After all anterior chamber material is cleared and media clarity optimized, the posterior segment is better visualized. The infusion line of a balanced saline solution is moved to the pars plana cannula and a complete posterior vitrectomy is performed. In cases where the media opacity remains significant, the posterior vitrectomy can be performed with the anterior infusion line. At the conclusion of the case, the small gauge limbus wounds can be hydrated or closed with single interrupted 10–0-nylon sutures. Any leaking sclerotomies should be closed in a similar manner with 7–0-vicryl suture (online suppl. Video 1; for all online suppl. material, see www.karger.com/doi/10.1159/000453524).

Discussion

Patients with infectious endophthalmitis who undergo early vitrectomy might have superior outcomes with fewer complications [3-6]. However, early vitrectomy for infectious endophthalmitis might be challenging due to difficult visualization secondary to media opacity secondary to severe inflammation in the anterior chamber.

Our surgical technique of five-port combined limbal and PPV for infectious endophthalmitis allows for removal of infectious and inflammatory material from both the anterior chamber and vitreous cavity in a safe and efficient manner. The limbal based approach greatly aids visualization and potentially improves the efficacy of the PPV in cases where media opacity precludes securing a posterior segment infusion. This is significantly beneficial at removing infectious material and vitreous debris, which is paramount to accelerating infection clearance and optimizing visual outcomes.

The 25-gauge trocar/cannula limbal system provides a small-gauge easy access port in the anterior chamber with good efficacy and safety. Similar to the 23-gauge limbal approach, no intraoperative or postoperative complications were observed, such as corneal wound dehiscence, Descemet membrane tears, iris incarceration, epithelial downgrowth, or corneal dellen, retinal tear or dialysis, retinal detachment, suprachoroidal hemorrhage or effusion [2]. The smaller gauge cannulas (with or without valves) often allow for the entire procedure to be sutureless. If the cornea/limbal wounds are not water tight at the end of the case, they can be hydrated with a balanced saline solution on a blunt cannula.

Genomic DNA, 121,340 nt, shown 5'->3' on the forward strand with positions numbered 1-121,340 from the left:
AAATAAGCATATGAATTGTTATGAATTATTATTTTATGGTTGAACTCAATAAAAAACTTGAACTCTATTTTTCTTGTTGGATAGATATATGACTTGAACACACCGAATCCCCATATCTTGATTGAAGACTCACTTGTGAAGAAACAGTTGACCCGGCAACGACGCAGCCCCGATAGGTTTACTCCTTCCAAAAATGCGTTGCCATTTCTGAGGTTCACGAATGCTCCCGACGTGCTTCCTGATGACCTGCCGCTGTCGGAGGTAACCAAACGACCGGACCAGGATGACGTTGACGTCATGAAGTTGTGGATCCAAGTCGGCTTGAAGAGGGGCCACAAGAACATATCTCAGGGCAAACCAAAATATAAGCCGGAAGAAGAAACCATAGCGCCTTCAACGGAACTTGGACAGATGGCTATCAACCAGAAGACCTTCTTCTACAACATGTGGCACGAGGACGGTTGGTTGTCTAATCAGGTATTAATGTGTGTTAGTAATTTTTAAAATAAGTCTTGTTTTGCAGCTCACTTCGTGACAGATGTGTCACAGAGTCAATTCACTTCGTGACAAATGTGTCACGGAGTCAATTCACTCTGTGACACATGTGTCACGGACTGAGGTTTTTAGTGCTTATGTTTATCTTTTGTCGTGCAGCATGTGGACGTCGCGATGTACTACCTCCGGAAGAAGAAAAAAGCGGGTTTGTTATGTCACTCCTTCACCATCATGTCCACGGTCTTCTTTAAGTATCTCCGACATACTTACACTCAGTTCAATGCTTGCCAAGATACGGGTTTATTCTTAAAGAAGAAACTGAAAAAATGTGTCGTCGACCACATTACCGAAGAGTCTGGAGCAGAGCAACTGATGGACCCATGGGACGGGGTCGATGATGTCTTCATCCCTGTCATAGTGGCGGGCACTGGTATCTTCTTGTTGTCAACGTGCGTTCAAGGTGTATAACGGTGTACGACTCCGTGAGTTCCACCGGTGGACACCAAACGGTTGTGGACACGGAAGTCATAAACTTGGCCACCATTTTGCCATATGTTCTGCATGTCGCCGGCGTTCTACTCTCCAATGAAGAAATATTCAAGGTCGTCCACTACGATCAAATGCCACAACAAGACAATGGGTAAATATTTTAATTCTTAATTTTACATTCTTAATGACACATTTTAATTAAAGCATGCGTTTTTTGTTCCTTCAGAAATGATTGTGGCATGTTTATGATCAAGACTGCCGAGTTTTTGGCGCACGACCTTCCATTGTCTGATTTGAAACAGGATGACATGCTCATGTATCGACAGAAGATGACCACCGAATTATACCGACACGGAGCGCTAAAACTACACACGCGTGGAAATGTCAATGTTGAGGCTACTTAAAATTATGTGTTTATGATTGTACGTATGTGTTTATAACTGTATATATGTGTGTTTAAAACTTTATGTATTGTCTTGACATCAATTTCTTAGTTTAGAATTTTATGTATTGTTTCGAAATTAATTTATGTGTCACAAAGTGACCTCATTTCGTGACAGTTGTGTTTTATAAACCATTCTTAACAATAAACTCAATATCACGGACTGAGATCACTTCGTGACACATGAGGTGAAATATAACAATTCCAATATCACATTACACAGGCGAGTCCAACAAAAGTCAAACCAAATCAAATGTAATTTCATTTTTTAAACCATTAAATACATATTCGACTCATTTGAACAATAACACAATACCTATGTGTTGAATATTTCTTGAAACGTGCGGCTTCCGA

In cases where a pars plana infusion still cannot be visualized and verified to be in the vitreous cavity, posterior vitrectomy can be performed with the limbal (anterior) infusion cannula [2]. The anterior infusion line provides adequate intraocular pressure control regardless of lens status; however, it may cause corneal striae that could degrade the view of the posterior pole. This can be minimized by ensuring that the infusion line is taped in a radial manner (i.e. perpendicular to the circumferential cornea). When the view is sufficient posteriorly, we elect to move the infusion source to the pars plana cannula as soon as able. Collectively, this surgical technique allows for safe, efficient, and complete anterior and posterior vitrectomy for infectious endophthalmitis.

Statement of Ethics

This case report was in full adherence to the Declaration of Helsinki and all Federal and State laws.

Disclosure Statement

The authors have no conflicts of interest to disclose.


References

  1. Endophthalmitis Vitrectomy Study Group: Results of the Endophthalmitis Vitrectomy Study. A randomized trial of immediate vitrectomy and of intravenous antibiotics for the treatment of postoperative bacterial endophthalmitis. Arch Ophthalmol 1995;113: 1479–1496.
    External Resources